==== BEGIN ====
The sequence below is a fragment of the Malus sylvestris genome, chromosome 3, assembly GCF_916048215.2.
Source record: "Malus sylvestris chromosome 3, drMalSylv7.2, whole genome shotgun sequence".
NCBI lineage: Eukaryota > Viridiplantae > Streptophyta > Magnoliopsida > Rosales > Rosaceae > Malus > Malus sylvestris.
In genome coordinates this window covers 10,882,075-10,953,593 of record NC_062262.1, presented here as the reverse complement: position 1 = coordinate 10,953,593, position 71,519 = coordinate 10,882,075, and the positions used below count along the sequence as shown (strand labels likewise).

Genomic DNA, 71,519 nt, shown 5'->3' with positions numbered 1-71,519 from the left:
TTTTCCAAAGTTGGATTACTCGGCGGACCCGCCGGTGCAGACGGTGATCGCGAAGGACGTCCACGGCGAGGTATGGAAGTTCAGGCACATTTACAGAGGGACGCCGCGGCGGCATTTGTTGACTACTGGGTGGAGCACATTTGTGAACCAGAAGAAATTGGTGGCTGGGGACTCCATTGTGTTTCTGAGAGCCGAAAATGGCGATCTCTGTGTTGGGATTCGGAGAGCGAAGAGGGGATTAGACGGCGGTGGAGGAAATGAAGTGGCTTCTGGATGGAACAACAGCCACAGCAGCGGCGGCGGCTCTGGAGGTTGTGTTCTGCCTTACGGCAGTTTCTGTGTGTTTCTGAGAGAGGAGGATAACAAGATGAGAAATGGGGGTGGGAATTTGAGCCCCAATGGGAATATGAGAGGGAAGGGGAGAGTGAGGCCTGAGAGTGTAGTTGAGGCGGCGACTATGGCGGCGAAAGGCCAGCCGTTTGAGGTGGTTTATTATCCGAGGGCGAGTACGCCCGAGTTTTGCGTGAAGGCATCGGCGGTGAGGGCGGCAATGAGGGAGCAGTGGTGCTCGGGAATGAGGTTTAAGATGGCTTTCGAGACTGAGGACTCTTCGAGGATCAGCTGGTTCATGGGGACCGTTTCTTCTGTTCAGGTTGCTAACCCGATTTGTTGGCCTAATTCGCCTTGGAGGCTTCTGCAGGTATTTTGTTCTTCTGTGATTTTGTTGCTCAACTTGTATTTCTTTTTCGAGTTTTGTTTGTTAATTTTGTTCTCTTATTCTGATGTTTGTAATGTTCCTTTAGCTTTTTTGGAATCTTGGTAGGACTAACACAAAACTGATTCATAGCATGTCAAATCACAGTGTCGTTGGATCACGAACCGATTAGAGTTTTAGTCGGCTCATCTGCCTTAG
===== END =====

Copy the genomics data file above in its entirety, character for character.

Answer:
The sequence below is a fragment of the Malus sylvestris genome, chromosome 3, assembly GCF_916048215.2.
Source record: "Malus sylvestris chromosome 3, drMalSylv7.2, whole genome shotgun sequence".
NCBI lineage: Eukaryota > Viridiplantae > Streptophyta > Magnoliopsida > Rosales > Rosaceae > Malus > Malus sylvestris.
In genome coordinates this window covers 10,882,075-10,953,593 of record NC_062262.1, presented here as the reverse complement: position 1 = coordinate 10,953,593, position 71,519 = coordinate 10,882,075, and the positions used below count along the sequence as shown (strand labels likewise).

Genomic DNA, 71,519 nt, shown 5'->3' with positions numbered 1-71,519 from the left:
TTTTCCAAAGTTGGATTACTCGGCGGACCCGCCGGTGCAGACGGTGATCGCGAAGGACGTCCACGGCGAGGTATGGAAGTTCAGGCACATTTACAGAGGGACGCCGCGGCGGCATTTGTTGACTACTGGGTGGAGCACATTTGTGAACCAGAAGAAATTGGTGGCTGGGGACTCCATTGTGTTTCTGAGAGCCGAAAATGGCGATCTCTGTGTTGGGATTCGGAGAGCGAAGAGGGGATTAGACGGCGGTGGAGGAAATGAAGTGGCTTCTGGATGGAACAACAGCCACAGCAGCGGCGGCGGCTCTGGAGGTTGTGTTCTGCCTTACGGCAGTTTCTGTGTGTTTCTGAGAGAGGAGGATAACAAGATGAGAAATGGGGGTGGGAATTTGAGCCCCAATGGGAATATGAGAGGGAAGGGGAGAGTGAGGCCTGAGAGTGTAGTTGAGGCGGCGACTATGGCGGCGAAAGGCCAGCCGTTTGAGGTGGTTTATTATCCGAGGGCGAGTACGCCCGAGTTTTGCGTGAAGGCATCGGCGGTGAGGGCGGCAATGAGGGAGCAGTGGTGCTCGGGAATGAGGTTTAAGATGGCTTTCGAGACTGAGGACTCTTCGAGGATCAGCTGGTTCATGGGGACCGTTTCTTCTGTTCAGGTTGCTAACCCGATTTGTTGGCCTAATTCGCCTTGGAGGCTTCTGCAGGTATTTTGTTCTTCTGTGATTTTGTTGCTCAACTTGTATTTCTTTTTCGAGTTTTGTTTGTTAATTTTGTTCTCTTATTCTGATGTTTGTAATGTTCCTTTAGCTTTTTTGGAATCTTGGTAGGACTAACACAAAACTGATTCATAGCATGTCAAATCACAGTGTCGTTGGATCACGAACCGATTAGAGTTTTAGTCGGCTCATCTGCCTTAG